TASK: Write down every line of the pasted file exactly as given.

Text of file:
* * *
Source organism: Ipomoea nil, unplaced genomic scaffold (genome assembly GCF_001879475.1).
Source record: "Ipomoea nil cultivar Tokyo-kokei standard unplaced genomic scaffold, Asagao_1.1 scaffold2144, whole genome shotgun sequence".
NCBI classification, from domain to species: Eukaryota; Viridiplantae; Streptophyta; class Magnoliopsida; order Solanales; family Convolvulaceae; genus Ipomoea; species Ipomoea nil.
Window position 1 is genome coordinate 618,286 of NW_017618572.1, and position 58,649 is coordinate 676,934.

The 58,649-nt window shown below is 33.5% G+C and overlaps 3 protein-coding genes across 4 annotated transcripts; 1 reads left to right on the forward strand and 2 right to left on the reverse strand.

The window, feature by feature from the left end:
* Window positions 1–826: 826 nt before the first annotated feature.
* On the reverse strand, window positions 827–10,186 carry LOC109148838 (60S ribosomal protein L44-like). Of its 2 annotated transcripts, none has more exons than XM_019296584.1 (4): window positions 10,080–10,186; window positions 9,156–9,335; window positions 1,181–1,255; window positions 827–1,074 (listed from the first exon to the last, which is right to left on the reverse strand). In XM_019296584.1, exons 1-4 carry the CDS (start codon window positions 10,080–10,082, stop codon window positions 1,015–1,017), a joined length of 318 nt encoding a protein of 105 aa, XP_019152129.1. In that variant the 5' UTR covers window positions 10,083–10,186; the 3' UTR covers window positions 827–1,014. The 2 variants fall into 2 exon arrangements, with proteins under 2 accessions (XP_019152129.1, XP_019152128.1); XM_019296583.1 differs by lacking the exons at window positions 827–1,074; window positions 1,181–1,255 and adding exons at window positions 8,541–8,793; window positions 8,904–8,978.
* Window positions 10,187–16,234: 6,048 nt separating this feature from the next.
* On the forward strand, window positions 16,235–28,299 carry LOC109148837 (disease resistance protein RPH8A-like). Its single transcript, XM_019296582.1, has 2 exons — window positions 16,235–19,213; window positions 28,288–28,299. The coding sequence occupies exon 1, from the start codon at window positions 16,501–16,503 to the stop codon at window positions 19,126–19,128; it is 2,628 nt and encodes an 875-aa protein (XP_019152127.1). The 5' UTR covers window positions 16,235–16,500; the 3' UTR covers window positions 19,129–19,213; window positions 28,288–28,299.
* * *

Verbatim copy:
Source organism: Ipomoea nil, unplaced genomic scaffold (genome assembly GCF_001879475.1).
Source record: "Ipomoea nil cultivar Tokyo-kokei standard unplaced genomic scaffold, Asagao_1.1 scaffold2144, whole genome shotgun sequence".
NCBI classification, from domain to species: Eukaryota; Viridiplantae; Streptophyta; class Magnoliopsida; order Solanales; family Convolvulaceae; genus Ipomoea; species Ipomoea nil.
Window position 1 is genome coordinate 618,286 of NW_017618572.1, and position 58,649 is coordinate 676,934.

The 58,649-nt window shown below is 33.5% G+C and overlaps 3 protein-coding genes across 4 annotated transcripts; 1 reads left to right on the forward strand and 2 right to left on the reverse strand.

The window, feature by feature from the left end:
* Window positions 1–826: 826 nt before the first annotated feature.
* On the reverse strand, window positions 827–10,186 carry LOC109148838 (60S ribosomal protein L44-like). Of its 2 annotated transcripts, none has more exons than XM_019296584.1 (4): window positions 10,080–10,186; window positions 9,156–9,335; window positions 1,181–1,255; window positions 827–1,074 (listed from the first exon to the last, which is right to left on the reverse strand). In XM_019296584.1, exons 1-4 carry the CDS (start codon window positions 10,080–10,082, stop codon window positions 1,015–1,017), a joined length of 318 nt encoding a protein of 105 aa, XP_019152129.1. In that variant the 5' UTR covers window positions 10,083–10,186; the 3' UTR covers window positions 827–1,014. The 2 variants fall into 2 exon arrangements, with proteins under 2 accessions (XP_019152129.1, XP_019152128.1); XM_019296583.1 differs by lacking the exons at window positions 827–1,074; window positions 1,181–1,255 and adding exons at window positions 8,541–8,793; window positions 8,904–8,978.
* Window positions 10,187–16,234: 6,048 nt separating this feature from the next.
* On the forward strand, window positions 16,235–28,299 carry LOC109148837 (disease resistance protein RPH8A-like). Its single transcript, XM_019296582.1, has 2 exons — window positions 16,235–19,213; window positions 28,288–28,299. The coding sequence occupies exon 1, from the start codon at window positions 16,501–16,503 to the stop codon at window positions 19,126–19,128; it is 2,628 nt and encodes an 875-aa protein (XP_019152127.1). The 5' UTR covers window positions 16,235–16,500; the 3' UTR covers window positions 19,129–19,213; window positions 28,288–28,299.